Flickr Relaunches with 1TB of Free Space

Almost as if reading my mind after this morning's post, Yahoo! has relaunched Flickr with a new interface and 1TB of free storage for free users.

Pro accounts are being phased out, but existing Pro users get to keep their unlimited space, ad-free browsing, and statistics (for now). In place of Pro accounts, Flickr is now offering paid upgrades for either going ad-free ($50/year) or doubling your space to 2TB ($500/year).

The revamped UI takes cues from other social platforms like Twitter,, Facebook, Google+, and Path, in that it allows you to upload a cover photo and displays your profile in a similar manner to those services. It's not wholly original or anything but I think it looks great. At least it doesn't look like 2006 anymore.

Photo pages are also much nicer, with images displayed in full resolution and shoving all the related info (description, comments, etc) below. It gives the photos a chance to breathe, which I love.

I need more time to play with this new interface, but I'm already really liking it so far. Kudos to Marissa Mayer and the Flickr team for shipping such a fantastic update.

Here is my Flickr page if you'd like to check it out.

"We Promise Not to Screw It Up"

Like wildfire, the news that Yahoo! has purchased Tumblr for $1.1 billion has been spreading around the internet all morning.

I should make it clear that I don't have much personal investment in this news, for a few reasons:

  • The only Yahoo! product I use or care about is Flickr.
  • I'm not a Tumblr user.
  • I'm only subscribed to maybe two or three Tumblr blogs.

But there are still a couple of interesting tidbits in Yahoo! CEO Marissa Mayer's announcement (if you skip the lame gif at the top). The second sentence in her post is "We promise not to screw it up." This is a surprising bit of candor, and shows an actute awareness of how the public perceives her company these days. It's quite refreshing to see from a CEO, really.

That sentence is shortly followed by the fact that Tumblr will be allowed to run independently and retain their own CEO. Rather than interfere with the way Tumblr operates, they're willing to stay out of the way and let Tumblr do their own thing. I think this is the right way to go.

Unfortunately, her post then delves into a bunch of buzzwords and numbers, which is distasteful in my view but whatever.

Time will tell if Yahoo! screws this one up, but honestly I just hope they don't get too distracted from making improvements to Flickr. To me, that's their real killer product and always has been.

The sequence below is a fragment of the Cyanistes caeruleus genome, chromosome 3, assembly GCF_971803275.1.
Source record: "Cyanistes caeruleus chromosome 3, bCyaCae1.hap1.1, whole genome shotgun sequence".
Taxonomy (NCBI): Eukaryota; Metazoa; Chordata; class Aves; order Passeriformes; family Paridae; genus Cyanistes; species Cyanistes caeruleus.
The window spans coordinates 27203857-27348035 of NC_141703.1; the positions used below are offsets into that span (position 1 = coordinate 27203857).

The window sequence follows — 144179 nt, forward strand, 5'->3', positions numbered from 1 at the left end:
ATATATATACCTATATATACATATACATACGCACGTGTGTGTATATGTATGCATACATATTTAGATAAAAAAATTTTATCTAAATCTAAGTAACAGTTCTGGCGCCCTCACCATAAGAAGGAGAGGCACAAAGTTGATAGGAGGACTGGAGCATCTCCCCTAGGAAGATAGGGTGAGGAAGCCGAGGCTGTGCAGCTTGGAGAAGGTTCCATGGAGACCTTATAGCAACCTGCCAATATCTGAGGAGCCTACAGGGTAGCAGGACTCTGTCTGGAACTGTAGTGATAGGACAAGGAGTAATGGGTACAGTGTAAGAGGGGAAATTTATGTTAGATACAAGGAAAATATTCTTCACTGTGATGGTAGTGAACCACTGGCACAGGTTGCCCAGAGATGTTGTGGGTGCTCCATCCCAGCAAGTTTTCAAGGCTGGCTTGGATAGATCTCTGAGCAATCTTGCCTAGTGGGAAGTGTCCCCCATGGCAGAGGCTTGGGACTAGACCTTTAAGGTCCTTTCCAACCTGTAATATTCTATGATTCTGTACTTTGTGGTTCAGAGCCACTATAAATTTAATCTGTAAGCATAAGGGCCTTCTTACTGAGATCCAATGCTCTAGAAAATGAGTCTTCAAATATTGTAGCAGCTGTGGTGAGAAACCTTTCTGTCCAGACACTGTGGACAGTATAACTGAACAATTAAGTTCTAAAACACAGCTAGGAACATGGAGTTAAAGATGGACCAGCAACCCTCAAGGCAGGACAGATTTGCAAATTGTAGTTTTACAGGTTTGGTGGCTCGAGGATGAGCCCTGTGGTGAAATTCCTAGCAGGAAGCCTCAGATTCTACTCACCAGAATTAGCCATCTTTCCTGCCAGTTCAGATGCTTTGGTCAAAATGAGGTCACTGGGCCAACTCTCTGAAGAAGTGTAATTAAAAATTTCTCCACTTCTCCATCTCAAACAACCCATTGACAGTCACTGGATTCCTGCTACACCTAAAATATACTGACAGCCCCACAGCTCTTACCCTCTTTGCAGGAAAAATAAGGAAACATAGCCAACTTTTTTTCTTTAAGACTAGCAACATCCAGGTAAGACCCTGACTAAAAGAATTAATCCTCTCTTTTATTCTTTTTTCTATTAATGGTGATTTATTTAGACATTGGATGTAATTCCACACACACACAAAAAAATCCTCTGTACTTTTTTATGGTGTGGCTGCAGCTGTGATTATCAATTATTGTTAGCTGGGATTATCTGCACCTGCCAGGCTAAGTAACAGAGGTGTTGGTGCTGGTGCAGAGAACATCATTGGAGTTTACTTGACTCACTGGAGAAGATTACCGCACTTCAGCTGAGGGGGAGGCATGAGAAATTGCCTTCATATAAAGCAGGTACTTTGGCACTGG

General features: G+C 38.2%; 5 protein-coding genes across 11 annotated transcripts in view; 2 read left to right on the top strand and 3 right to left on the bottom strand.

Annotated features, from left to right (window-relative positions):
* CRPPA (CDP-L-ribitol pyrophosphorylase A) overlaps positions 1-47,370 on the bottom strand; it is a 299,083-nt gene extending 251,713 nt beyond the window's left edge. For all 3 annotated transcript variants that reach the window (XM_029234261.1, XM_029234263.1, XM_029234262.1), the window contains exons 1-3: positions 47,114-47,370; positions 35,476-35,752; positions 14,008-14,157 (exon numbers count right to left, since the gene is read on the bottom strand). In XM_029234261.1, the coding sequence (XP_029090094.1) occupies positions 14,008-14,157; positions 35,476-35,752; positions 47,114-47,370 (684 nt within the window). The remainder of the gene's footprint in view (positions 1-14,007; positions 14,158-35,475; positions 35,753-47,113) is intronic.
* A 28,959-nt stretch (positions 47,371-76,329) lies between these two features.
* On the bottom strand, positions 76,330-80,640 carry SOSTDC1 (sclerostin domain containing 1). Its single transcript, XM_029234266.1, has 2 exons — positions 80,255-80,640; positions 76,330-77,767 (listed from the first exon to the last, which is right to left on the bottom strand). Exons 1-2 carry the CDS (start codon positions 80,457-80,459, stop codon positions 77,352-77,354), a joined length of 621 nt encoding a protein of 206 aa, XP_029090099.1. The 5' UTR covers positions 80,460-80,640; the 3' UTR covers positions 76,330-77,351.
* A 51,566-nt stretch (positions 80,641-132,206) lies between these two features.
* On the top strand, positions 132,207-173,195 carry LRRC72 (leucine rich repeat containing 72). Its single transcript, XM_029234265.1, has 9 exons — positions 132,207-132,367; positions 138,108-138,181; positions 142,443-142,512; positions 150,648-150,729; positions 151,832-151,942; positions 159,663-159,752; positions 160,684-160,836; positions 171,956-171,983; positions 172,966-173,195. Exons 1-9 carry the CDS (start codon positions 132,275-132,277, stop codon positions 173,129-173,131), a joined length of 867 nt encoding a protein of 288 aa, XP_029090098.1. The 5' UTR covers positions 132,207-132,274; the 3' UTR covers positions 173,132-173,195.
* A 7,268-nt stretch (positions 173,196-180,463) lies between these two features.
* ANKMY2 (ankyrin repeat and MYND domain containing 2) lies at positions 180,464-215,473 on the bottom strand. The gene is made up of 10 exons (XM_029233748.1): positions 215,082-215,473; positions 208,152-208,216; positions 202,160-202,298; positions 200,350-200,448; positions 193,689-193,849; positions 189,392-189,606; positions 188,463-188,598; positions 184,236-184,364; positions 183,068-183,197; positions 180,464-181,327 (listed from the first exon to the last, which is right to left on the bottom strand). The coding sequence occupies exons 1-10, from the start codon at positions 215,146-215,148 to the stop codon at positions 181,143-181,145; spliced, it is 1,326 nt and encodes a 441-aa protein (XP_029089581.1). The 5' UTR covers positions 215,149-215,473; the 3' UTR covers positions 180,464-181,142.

The Verge Interviews the Man Behind Flickr

Markus Spiering, Head of Product at Flickr:

“I can’t talk about the things that are coming up. But if you think 2012 was a big year, 2013 will be bigger.”

As I discussed not long ago, I'm excited that Flickr is making its way back into the web photography discussion, and it looks like Yahoo feels the same way now that Marissa Mayer has become CEO. I'm looking forward to what they've got in store.

'Long Live Flickr'

Jeffery Inscho on the new Flickr app:

"Feeling nostalgic for my glory days of the web, I downloaded the app to see what all the fuss was about. And the fuss, in my opinion, is justified. With one fell swoop, Flickr has injected itself back into the conversation of web relevance."

This is a perfect way of putting it. Flickr's diehard fans have long expressed worry that the service is waning and that Yahoo! hasn't paid enough attention to it even though it's likely their best product.

Now that Marissa Mayer is manning (womanning?) the helm, Flickr seems to be setting itself up for a resurgence. I'm still amazed at how good the new app is, and I've noticed a few subtle design changes taking place on itself. Despite following a large number of tech bloggers and photographers online, I have yet to see a negative statement about anything Flickr is doing right now.

It's pretty wild that a single app update on a phone can cause public opinion about an entire company to sway suddenly and drastically in the opposite direction. Any app developers out there not taking their work seriously would do well to consider that.

New Flickr App for iPhone

This morning saw an update to Flickr's maligned and oft-ignored iPhone app. Until today, it was basically usable for browsing photos and maybe uploading here and there, but the experience wasn't all that great. With this new update though, Flickr has decided to bring their 'A' game.

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Clearly the new UI has been inspired by Instagram, right down to the addition of photo filters. As popular as Instagram has become, I guess it was inevitable that Flickr would one day see them as a competitor.

While the old app was a big sluggish and weird, the new app is sleek, beautiful, and quick. Photos load nearly instantaneously, and scrolling through the gallery of recent uploads by my contacts has been a joy. The new photo filters aren't too bad either. This was my first test shot:


I only recently started getting back into Flickr after years of neglect, but it feels like I'm late to the party because I don't see as much activity going on around there as I used to. Of course, there are still a few remaining diehard fans who have poured years of their lives into the service, but the rest? Who knows.

Now, with this fantastic update, I can imagine lots of people returning to their Flickr roots and I'm honestly pretty excited about that. It's Yahoo's one killer service and I think it deserves a chance to stick around for a long time. It's certainly been the topic of discussion on my Twitter feed today, and I'm taking that as a good sign.

Either way, I'll certainly be spending even more time on the service.